Louisiana Vape Directory Published – Elf Bar Not Included

Louisiana ATC publishes vape directory, the popular Elf Bars are not on the list (2)

The Louisiana Office of Alcohol and Tobacco Control (ATC) has published its new V.A.P.E. Directory, an official registry of approved vape and alternative nicotine products permitted for sale in the state. Popular disposable brands like Elf Bar are absent from the list, effectively banning their retail sale in Louisiana.

The ATC directory contains 397 vaping products which have met the regulatory requirements to be sold in Louisiana. Major brands like JUUL, various nicotine pouch products, and BIDI stick devices appear on the approved list.

The directory results from legislation sponsored by State Representative Paul Hollis (R-Covington) intended to increase oversight and regulation of vape products in Louisiana, especially those perceived to lack safety standards and FDA approval.

“This registry is going to make sure these products are as safe as they possibly can be,” Rep. Hollis said in a statement. He argued many vape goods currently on shelves have inadequate regulation around ingredients and possible health impacts.

Glaringly missing from the approved list are trendy disposable vape products like Elf Bar, which have surged in popularity nationwide recently, especially among youth.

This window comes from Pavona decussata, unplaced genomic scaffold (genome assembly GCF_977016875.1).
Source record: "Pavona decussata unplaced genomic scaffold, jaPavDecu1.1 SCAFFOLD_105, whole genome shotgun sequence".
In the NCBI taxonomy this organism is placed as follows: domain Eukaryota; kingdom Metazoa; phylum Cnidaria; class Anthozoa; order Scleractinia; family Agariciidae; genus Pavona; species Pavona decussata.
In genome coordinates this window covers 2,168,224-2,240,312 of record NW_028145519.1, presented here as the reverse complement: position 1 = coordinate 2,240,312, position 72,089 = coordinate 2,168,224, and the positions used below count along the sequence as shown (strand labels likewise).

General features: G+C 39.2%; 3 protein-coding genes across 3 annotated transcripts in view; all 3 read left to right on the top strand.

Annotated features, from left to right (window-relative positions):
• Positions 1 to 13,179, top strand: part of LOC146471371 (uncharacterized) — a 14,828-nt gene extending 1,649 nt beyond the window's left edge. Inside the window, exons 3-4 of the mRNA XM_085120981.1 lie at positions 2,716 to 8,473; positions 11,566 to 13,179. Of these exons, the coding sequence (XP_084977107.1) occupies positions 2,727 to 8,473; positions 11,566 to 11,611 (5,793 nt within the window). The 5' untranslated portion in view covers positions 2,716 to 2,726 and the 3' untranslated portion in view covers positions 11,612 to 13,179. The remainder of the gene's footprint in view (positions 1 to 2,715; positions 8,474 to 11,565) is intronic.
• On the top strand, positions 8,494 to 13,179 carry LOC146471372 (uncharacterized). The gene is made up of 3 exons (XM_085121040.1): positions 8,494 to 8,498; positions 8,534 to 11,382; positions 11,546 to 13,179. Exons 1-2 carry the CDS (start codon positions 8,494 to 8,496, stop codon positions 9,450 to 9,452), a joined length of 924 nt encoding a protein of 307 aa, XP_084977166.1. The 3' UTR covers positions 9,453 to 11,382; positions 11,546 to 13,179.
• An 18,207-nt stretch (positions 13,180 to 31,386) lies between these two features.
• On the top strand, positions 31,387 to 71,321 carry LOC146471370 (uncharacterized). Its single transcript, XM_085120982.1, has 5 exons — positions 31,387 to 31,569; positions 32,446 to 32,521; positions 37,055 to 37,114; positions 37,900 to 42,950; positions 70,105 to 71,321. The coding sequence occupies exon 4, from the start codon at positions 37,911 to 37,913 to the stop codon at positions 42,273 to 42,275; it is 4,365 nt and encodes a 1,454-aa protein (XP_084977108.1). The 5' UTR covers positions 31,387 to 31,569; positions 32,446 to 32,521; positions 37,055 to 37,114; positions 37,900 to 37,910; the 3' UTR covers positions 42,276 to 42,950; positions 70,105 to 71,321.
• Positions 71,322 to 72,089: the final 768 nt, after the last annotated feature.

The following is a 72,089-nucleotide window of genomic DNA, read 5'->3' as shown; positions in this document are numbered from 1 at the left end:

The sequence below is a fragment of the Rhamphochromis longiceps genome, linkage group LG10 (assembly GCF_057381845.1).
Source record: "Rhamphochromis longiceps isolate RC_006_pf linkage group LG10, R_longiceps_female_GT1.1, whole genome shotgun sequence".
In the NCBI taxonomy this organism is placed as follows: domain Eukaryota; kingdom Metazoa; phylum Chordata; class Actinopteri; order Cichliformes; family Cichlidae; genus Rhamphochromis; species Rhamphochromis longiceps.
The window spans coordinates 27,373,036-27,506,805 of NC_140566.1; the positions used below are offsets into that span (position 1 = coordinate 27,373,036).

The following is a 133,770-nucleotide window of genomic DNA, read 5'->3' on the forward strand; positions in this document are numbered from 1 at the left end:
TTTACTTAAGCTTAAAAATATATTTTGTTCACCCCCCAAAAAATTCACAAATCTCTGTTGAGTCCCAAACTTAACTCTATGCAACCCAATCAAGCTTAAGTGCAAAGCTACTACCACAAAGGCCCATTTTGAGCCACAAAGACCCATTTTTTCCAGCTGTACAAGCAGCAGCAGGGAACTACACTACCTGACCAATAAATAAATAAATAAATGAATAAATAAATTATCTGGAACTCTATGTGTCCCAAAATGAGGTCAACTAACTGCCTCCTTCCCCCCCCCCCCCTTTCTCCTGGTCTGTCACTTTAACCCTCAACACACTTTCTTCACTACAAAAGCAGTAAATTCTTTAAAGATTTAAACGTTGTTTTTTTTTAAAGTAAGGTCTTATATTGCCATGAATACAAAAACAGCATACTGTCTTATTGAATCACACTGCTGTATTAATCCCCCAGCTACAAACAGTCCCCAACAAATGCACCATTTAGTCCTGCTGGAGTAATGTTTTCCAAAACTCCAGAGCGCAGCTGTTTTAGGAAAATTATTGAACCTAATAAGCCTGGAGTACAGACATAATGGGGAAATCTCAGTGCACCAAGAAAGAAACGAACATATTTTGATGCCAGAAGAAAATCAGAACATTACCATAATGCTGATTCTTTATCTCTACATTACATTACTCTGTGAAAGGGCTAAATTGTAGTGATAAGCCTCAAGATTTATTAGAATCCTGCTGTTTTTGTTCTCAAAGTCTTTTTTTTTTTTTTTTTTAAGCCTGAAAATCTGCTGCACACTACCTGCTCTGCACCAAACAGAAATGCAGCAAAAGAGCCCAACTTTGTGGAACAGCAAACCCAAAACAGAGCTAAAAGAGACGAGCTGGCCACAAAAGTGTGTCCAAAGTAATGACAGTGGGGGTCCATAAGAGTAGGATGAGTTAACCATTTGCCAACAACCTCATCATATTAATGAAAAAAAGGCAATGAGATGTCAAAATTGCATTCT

“They can take a bucket of chemicals from China, mix them with fragrances, and call them Elf Bars to appeal to children,” Rep. Hollis alleged, pointing to weak safety protocols among certain disposable vape manufacturers.

By omitting these viral products from the exclusive registry, the directory effectively bans their retail sale anywhere statewide. Retailers found selling unlisted vape goods could face penalties.

The Louisiana Vape Association trade group has indicated plans to file a legal challenge against the law, arguing it is unconstitutional in limiting choice for retailers and adult consumers.

But Rep. Hollis believes any lawsuit will fail, since the state has authority to prohibit the sale of vape products without FDA approval due to health concerns related to youth usage.

Alongside creating the product registry, Louisiana also newly enacted a tax increase on vape liquids, going from 5 cents per milliliter to 15 cents per milliliter. Revenue from the new vape tax will help fund state police salaries.

While the registry remains controversial among some vaping advocates, sponsors insist it represents a necessary public health measure to ensure safety and prevent youth access to potent, addictive nicotine vape products perceived as unregulated.

Click here to see the latest list of approved vape products.

Matthew Ma